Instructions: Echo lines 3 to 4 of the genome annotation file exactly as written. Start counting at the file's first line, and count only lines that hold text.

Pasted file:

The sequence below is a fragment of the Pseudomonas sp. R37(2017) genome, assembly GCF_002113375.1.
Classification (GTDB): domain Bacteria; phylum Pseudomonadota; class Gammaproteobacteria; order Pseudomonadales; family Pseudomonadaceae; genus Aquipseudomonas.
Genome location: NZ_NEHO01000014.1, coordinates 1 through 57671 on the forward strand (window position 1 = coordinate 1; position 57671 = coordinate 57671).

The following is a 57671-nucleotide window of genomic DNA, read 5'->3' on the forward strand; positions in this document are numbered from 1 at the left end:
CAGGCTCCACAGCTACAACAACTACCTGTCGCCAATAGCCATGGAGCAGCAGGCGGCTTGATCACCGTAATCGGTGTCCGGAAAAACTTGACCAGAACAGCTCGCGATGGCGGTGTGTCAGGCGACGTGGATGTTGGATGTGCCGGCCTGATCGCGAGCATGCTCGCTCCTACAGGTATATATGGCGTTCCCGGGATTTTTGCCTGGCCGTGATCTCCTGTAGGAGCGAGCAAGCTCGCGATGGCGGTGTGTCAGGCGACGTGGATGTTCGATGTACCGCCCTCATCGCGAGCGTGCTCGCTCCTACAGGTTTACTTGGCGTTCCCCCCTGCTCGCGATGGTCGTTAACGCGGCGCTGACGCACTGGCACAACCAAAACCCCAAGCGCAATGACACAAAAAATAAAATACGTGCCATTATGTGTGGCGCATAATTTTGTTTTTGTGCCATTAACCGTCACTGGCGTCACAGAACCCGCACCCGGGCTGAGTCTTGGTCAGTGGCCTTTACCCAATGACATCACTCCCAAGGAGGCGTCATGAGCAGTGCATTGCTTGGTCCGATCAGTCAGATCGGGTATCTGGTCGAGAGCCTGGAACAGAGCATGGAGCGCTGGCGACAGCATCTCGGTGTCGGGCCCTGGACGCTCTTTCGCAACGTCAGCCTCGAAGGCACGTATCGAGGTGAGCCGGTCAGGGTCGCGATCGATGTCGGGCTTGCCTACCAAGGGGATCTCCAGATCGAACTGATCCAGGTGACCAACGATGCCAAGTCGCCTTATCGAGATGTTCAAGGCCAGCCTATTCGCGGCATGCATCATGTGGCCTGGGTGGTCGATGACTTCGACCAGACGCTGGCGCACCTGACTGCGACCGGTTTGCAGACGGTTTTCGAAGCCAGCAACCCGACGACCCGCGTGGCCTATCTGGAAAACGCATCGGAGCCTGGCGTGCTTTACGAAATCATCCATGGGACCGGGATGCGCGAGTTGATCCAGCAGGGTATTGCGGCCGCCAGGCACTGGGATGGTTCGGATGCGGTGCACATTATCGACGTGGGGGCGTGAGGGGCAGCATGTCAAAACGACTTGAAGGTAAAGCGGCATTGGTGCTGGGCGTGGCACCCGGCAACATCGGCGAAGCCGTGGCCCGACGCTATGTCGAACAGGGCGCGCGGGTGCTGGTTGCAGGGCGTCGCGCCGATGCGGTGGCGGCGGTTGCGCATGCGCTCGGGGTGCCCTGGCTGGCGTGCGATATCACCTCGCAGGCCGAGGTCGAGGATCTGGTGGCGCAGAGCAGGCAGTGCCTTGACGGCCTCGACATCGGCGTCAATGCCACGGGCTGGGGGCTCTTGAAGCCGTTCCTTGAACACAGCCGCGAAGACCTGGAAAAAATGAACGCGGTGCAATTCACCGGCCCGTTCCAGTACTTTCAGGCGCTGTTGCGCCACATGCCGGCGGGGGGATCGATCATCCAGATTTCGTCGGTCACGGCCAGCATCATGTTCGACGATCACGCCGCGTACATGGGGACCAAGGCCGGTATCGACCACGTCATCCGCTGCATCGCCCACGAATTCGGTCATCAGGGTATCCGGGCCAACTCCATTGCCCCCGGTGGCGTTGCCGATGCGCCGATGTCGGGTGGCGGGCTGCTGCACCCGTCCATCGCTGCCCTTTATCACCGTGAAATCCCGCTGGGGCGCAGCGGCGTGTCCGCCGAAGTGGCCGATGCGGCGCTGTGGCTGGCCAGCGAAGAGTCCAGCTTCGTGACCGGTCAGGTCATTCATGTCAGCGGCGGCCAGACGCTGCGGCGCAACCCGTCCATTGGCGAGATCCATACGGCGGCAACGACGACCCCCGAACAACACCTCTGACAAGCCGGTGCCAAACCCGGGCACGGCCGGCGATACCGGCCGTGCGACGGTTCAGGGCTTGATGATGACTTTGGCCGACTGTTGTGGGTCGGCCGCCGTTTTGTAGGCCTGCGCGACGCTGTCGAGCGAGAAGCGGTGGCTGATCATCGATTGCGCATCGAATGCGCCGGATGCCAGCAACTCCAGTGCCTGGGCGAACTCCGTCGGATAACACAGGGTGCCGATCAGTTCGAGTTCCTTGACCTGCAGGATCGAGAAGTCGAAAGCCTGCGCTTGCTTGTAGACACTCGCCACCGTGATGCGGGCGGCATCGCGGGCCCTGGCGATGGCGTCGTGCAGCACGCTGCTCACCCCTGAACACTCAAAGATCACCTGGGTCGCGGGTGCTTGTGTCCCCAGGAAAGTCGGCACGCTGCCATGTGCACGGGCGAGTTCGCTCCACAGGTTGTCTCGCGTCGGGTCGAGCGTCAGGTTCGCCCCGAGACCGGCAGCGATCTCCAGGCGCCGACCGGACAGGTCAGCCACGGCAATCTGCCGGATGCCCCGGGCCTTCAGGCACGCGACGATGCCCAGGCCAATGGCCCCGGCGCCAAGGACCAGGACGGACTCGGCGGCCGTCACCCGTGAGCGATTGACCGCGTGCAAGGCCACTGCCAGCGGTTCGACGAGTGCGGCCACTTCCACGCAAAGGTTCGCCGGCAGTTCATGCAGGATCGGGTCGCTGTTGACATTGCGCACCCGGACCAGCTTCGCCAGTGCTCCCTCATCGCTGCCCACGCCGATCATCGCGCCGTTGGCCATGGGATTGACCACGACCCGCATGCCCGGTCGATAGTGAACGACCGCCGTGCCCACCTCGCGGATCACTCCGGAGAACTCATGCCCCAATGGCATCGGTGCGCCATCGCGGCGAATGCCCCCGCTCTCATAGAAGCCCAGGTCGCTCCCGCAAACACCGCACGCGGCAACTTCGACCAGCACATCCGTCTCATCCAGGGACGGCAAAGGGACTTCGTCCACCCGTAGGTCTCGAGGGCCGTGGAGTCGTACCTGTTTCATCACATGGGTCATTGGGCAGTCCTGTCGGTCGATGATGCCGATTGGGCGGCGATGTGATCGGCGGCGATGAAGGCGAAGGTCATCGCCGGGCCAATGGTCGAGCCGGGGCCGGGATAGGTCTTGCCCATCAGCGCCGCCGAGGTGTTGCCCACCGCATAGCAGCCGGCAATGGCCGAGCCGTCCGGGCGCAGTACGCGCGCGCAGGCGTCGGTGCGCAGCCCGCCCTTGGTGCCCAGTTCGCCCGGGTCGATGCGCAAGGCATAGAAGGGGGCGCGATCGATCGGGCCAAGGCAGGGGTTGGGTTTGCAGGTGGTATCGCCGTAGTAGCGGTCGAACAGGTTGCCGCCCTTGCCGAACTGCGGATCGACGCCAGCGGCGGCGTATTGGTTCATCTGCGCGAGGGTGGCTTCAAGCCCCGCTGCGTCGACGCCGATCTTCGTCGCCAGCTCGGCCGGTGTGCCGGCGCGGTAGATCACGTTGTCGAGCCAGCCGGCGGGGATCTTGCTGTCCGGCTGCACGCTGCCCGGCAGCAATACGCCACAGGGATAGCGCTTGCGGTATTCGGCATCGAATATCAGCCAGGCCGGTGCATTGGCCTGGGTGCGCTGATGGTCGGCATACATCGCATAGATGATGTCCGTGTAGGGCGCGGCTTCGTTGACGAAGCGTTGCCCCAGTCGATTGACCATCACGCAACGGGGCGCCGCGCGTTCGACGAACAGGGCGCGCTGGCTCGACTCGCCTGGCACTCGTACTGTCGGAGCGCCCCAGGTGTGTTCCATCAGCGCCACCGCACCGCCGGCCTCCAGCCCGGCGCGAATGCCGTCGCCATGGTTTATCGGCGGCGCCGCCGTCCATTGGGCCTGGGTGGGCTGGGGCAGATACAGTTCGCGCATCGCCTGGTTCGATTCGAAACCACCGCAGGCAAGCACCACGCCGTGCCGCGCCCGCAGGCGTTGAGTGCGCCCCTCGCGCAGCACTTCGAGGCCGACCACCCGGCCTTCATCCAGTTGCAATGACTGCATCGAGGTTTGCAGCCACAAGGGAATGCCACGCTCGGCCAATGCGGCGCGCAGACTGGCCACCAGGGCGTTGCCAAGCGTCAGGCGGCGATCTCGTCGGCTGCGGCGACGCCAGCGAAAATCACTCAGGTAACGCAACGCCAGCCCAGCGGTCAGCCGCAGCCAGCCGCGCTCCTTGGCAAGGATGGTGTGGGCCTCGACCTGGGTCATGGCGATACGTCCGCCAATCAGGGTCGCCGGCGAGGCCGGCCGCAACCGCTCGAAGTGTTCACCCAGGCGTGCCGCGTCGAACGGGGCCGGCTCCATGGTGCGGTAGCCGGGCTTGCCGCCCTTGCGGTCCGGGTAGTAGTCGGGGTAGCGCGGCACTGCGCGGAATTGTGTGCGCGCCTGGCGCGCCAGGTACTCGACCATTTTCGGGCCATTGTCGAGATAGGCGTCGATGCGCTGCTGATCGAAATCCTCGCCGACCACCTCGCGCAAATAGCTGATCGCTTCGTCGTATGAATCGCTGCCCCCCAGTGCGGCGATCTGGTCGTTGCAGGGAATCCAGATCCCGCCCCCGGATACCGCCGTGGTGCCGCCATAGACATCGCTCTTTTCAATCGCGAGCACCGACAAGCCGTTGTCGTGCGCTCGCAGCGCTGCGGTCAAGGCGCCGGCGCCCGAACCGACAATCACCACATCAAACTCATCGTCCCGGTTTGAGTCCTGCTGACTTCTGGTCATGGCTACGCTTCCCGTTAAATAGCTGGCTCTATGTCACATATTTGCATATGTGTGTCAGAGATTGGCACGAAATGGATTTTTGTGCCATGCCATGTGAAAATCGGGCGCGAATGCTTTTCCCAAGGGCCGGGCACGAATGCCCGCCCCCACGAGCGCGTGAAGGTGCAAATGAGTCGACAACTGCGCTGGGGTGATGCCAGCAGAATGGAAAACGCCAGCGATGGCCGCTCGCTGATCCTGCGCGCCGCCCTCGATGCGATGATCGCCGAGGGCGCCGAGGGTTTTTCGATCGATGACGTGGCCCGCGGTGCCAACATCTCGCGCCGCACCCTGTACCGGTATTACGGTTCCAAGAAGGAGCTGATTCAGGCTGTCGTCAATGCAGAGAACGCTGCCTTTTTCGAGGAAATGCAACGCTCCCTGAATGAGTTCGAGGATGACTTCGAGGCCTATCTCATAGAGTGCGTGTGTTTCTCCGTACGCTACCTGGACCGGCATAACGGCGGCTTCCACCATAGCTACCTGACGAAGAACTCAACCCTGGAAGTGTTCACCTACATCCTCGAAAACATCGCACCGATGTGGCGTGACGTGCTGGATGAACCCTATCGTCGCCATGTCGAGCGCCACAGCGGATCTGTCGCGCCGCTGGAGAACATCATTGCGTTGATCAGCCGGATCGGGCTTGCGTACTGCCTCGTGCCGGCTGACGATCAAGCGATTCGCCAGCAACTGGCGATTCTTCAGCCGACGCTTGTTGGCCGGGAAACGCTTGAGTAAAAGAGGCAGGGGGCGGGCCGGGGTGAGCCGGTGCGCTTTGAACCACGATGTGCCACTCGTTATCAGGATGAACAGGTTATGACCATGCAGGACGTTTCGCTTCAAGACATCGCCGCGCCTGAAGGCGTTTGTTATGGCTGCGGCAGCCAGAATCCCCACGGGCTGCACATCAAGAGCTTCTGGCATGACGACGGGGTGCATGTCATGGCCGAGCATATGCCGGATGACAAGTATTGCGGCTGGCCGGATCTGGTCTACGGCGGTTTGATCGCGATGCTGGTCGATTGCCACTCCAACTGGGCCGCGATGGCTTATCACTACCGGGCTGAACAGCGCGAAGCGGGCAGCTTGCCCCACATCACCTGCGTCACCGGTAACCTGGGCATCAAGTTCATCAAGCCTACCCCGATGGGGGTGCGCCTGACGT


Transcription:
Genome location: NZ_NEHO01000014.1, coordinates 1 through 57671 on the forward strand (window position 1 = coordinate 1; position 57671 = coordinate 57671).

The following is a 57671-nucleotide window of genomic DNA, read 5'->3' on the forward strand; positions in this document are numbered from 1 at the left end: